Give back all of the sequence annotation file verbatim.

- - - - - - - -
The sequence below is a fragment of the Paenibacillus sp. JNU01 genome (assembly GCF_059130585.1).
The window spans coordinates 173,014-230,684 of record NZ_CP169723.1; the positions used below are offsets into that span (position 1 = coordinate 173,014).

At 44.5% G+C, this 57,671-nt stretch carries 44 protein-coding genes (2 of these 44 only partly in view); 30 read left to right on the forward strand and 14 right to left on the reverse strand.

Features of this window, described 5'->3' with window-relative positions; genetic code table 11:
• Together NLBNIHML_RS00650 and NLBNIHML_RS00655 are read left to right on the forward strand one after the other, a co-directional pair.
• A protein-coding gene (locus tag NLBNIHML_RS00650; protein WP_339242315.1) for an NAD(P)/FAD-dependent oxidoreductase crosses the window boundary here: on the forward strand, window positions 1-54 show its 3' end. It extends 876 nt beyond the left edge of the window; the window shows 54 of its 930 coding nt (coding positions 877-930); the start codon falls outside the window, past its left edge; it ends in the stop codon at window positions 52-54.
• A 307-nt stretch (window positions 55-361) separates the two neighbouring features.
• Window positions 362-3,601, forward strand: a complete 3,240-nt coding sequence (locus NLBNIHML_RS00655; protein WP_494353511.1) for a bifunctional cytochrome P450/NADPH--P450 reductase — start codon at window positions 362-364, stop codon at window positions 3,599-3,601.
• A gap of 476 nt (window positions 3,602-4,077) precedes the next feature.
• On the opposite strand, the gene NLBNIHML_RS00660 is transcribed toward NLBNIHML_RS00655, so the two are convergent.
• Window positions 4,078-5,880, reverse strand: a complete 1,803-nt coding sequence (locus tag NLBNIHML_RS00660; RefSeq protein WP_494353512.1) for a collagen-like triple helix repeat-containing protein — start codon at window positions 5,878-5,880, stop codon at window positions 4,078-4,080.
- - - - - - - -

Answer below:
The sequence below is a fragment of the Paenibacillus sp. JNU01 genome (assembly GCF_059130585.1).
The window spans coordinates 173,014-230,684 of record NZ_CP169723.1; the positions used below are offsets into that span (position 1 = coordinate 173,014).

At 44.5% G+C, this 57,671-nt stretch carries 44 protein-coding genes (2 of these 44 only partly in view); 30 read left to right on the forward strand and 14 right to left on the reverse strand.

Features of this window, described 5'->3' with window-relative positions; genetic code table 11:
• Together NLBNIHML_RS00650 and NLBNIHML_RS00655 are read left to right on the forward strand one after the other, a co-directional pair.
• A protein-coding gene (locus tag NLBNIHML_RS00650; protein WP_339242315.1) for an NAD(P)/FAD-dependent oxidoreductase crosses the window boundary here: on the forward strand, window positions 1-54 show its 3' end. It extends 876 nt beyond the left edge of the window; the window shows 54 of its 930 coding nt (coding positions 877-930); the start codon falls outside the window, past its left edge; it ends in the stop codon at window positions 52-54.
• A 307-nt stretch (window positions 55-361) separates the two neighbouring features.
• Window positions 362-3,601, forward strand: a complete 3,240-nt coding sequence (locus NLBNIHML_RS00655; protein WP_494353511.1) for a bifunctional cytochrome P450/NADPH--P450 reductase — start codon at window positions 362-364, stop codon at window positions 3,599-3,601.
• A gap of 476 nt (window positions 3,602-4,077) precedes the next feature.
• On the opposite strand, the gene NLBNIHML_RS00660 is transcribed toward NLBNIHML_RS00655, so the two are convergent.
• Window positions 4,078-5,880, reverse strand: a complete 1,803-nt coding sequence (locus tag NLBNIHML_RS00660; RefSeq protein WP_494353512.1) for a collagen-like triple helix repeat-containing protein — start codon at window positions 5,878-5,880, stop codon at window positions 4,078-4,080.